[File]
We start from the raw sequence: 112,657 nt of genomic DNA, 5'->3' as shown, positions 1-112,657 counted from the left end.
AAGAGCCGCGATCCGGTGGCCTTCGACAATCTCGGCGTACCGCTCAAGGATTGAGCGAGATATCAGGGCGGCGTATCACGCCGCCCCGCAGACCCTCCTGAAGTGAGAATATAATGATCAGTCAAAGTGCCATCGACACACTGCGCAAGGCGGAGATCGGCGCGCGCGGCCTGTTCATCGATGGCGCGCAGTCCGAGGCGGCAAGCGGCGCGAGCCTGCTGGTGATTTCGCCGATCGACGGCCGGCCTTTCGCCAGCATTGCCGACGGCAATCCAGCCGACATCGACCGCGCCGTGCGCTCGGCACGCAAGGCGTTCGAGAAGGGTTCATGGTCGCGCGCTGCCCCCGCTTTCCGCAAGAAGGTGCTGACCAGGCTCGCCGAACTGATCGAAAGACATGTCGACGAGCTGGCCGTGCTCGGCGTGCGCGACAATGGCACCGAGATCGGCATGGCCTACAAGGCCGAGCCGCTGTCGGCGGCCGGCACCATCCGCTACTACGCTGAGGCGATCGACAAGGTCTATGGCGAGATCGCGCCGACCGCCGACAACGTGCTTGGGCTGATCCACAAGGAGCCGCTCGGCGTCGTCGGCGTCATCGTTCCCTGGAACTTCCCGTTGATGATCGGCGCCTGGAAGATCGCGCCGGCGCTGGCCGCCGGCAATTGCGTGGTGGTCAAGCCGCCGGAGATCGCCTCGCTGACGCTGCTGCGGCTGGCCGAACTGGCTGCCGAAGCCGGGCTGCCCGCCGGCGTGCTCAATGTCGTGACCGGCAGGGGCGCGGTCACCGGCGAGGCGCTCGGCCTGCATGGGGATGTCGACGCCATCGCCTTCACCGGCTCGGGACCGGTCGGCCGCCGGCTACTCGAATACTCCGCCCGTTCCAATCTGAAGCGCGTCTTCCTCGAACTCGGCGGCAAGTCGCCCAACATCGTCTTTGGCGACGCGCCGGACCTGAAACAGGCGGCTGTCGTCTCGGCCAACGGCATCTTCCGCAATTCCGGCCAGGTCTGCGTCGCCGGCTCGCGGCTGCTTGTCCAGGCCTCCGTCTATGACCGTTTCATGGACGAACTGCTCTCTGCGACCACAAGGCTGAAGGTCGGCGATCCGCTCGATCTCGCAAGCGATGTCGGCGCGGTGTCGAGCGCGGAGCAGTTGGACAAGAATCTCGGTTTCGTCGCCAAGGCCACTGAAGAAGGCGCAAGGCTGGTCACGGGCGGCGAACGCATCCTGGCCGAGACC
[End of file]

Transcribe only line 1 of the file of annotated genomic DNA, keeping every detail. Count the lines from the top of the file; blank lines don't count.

We start from the raw sequence: 112,657 nt of genomic DNA, 5'->3' as shown, positions 1-112,657 counted from the left end.